A contractor’s secrets to hanging holiday decor

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Whether you're looking for a spot to put up your holiday wreath for a week or need something more permanent, hanging decor on the exterior or interior of your home can be tricky sometimes. Where you're hanging it makes all the difference. Here are a few of my favorite ways to hang things on sheetrock, wood and brick -- without hurting your walls.

How to Drill Into Brick or Concrete

Brick can be a difficult material to hang things on. Its durability means you can't use the standard methods that you'd use around the rest of your house. You'll need screws made for masonry and know where to drill and how to repair the holes after the holidays.

For anchoring something on a brick or concrete surface, I like to use Tapcon screws. You can also buy a Tapcon masonry drill bit to match.

Make sure you drill into a mortar joint -- one of the white lines in between the brick. Do not drill directly into the brick! Not only would that be difficult, but you would risk cracking the brick.

A masonry drill bit is designed for brick and concrete and is identifiable by a triangular-shaped tip.

Screw a Tapcon screw into the mortar. If you are drilling into concrete, I recommend using a power drill.

If you want to remove the screw after the holidays, buy a tube of mortar repair and squirt a little into the hole. You can also use 100 percent silicone, which comes in caulking tubes and squeezable tubes.

Sometimes the mortar can become loose after it's been drilled. You can apply a little adhesive into the hole if you feel like you need a little more holding power. I am using Liquid Nails in a caulking gun here; Liquid Nails also comes in a squeezable tube.

Note: Installing adhesive will make it very difficult to remove the Tapcon screw later on. Consider this a more permanent installation.

If you use adhesive, you can also substitute a common nail for the Tapcon screw. Drill the hole, put in the adhesive and hammer the nail into the hole when the adhesive is dry.

I leave a nail like this up for a wreath we hang every year. The nail and the adhesive are pretty subtle, but if you're worried about it you could pull it out and cover everything up with mortar. This will be a lot of work, though, because using adhesive makes it more permanent.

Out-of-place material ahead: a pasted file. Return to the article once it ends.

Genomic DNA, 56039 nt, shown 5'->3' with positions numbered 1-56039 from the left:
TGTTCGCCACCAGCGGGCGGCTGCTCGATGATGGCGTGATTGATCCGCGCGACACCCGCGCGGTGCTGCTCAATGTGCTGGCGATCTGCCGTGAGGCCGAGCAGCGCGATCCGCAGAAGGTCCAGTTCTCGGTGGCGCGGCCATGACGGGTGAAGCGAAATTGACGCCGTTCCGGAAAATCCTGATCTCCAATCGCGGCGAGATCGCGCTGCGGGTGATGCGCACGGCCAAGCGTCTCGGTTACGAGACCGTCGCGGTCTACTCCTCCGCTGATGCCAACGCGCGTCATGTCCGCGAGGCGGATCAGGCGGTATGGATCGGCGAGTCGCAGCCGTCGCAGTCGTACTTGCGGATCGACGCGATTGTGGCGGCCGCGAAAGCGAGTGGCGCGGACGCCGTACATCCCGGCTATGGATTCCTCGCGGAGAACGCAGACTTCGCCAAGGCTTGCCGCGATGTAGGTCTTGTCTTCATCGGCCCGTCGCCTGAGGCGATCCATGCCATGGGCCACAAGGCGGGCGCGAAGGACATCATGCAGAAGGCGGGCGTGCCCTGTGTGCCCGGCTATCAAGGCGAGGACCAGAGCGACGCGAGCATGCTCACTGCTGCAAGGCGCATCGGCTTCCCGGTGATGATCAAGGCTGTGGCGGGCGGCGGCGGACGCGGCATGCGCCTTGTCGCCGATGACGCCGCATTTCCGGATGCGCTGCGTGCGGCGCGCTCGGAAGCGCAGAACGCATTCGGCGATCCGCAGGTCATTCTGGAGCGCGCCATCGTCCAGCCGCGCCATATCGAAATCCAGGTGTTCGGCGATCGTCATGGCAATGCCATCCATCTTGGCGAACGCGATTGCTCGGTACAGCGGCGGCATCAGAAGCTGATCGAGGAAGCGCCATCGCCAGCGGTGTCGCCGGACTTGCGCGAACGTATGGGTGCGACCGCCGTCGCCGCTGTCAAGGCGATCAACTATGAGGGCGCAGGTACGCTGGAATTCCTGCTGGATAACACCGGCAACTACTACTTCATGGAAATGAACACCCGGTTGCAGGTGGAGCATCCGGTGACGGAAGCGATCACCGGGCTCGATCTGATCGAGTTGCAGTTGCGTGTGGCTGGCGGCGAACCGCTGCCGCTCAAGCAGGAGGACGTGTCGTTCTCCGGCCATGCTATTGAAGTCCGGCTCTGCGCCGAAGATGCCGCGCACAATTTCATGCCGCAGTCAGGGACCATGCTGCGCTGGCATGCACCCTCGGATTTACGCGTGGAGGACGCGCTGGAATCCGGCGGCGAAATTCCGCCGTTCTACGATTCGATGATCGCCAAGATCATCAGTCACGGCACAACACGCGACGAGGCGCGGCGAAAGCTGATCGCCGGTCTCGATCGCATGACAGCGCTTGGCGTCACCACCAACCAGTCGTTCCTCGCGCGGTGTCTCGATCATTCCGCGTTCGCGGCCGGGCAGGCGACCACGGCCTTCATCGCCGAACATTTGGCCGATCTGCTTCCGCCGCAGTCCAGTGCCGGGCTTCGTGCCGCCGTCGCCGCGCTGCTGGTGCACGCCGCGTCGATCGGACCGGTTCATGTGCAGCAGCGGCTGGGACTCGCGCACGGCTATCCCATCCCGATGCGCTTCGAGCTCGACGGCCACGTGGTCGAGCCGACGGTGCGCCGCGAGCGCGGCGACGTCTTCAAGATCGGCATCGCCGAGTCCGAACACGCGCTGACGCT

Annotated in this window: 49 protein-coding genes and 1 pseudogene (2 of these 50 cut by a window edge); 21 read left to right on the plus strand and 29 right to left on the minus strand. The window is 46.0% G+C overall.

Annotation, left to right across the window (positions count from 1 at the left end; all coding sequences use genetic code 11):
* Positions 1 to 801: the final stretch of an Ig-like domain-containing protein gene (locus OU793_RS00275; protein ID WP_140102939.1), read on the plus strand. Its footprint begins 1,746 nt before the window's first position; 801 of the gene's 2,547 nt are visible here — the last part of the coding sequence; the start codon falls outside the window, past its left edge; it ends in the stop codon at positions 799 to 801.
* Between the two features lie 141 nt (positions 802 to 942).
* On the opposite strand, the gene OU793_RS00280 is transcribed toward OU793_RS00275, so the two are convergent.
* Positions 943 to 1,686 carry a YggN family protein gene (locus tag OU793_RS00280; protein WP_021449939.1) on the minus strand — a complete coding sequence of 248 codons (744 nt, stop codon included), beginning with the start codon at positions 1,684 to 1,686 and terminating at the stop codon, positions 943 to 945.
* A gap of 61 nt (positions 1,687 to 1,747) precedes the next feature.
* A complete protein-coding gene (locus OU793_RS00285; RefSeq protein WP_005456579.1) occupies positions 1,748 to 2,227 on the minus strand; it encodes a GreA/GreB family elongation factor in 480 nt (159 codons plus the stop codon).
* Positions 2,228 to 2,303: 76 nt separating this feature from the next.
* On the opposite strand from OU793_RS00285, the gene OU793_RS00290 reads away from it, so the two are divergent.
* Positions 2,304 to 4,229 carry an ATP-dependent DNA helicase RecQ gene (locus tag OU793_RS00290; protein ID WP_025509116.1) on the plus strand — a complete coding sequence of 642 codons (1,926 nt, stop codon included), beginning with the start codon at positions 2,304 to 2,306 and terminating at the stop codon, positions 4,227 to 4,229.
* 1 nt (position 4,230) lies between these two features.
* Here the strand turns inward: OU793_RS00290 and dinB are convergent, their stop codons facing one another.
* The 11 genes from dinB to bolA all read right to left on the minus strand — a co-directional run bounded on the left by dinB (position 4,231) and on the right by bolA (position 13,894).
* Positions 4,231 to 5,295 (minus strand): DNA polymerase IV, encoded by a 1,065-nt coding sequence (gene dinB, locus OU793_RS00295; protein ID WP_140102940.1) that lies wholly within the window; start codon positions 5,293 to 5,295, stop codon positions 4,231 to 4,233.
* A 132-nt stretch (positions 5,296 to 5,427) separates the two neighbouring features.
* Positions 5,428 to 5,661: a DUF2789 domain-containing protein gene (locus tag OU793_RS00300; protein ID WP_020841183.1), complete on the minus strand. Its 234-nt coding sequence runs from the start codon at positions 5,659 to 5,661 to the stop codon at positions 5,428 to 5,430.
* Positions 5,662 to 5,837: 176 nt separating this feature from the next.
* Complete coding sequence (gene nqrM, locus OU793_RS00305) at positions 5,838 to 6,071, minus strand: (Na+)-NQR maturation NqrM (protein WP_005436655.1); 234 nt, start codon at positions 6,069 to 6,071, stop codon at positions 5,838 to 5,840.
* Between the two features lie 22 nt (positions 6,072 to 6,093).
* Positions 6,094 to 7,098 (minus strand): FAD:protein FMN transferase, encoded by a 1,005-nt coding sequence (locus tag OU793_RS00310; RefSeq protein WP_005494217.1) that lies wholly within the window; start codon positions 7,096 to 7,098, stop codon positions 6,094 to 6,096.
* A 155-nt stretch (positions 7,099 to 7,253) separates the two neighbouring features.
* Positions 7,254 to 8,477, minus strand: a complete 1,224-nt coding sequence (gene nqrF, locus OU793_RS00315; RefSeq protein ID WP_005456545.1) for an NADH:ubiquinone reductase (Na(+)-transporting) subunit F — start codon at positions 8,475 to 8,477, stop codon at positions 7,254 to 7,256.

How to Add a Hook to Sheetrock

I love Ook hooks for hanging things in Sheetrock. These modern versions of picture hangers can hold a tremendous amount of weight. Each package is rated by how much weight it can hold. The hangers in this pack can hold up to 50 pounds; larger versions can hold up to 100 pounds.

Here's an Ook hook installed in Sheetrock. Simply install the two nails that come in the package, and you're all set. There's no need to find a stud -- that's what makes these so versatile and easy to use.

I love EZ anchors for more permanent Sheetrock hanging solutions, and I always substitute these for any anchors that might come with what I'm hanging. These can hold a lot of weight (again, each package is rated; see the circled number in the top right corner of the package) and are very easy to install.

Note: These anchors can be easily removed but will leave a hole about the size of a dime in your wall, so use them for more permanent decorations.

EZ anchors require no drilling. Just hold the anchor where you want it and tap it with a hammer until you reach the screw portion.

Next screw it into the wall with a screwdriver until it is flush with the wall.

Note: Do not overtighten. If you keep turning the screw, it will break the Sheetrock around it, and the screw will just spin in place, creating a hole that's larger than the diameter of the screw.

Next insert the screw that comes in the package.

Screw it in to the required depth.

Tapping Into Wood

Don't underestimate the value of a simple trim nail. Nails are easy to install, can hold a lot of weight and are easy to remove.

After removing the nail, you can easily fill the nail hole with colored putty. There is a matching putty for every stain Minwax sells, and a few colored putties to match painted surfaces.


Houzz is the leading online platform for home remodeling and design, providing people with everything they need to improve their homes from start to finish -- online or from a mobile device. From decorating a room to building a custom home, Houzz connects millions of homeowners, home design enthusiasts and home improvement professionals around the world. Clark Harris is a contributor to Houzz.

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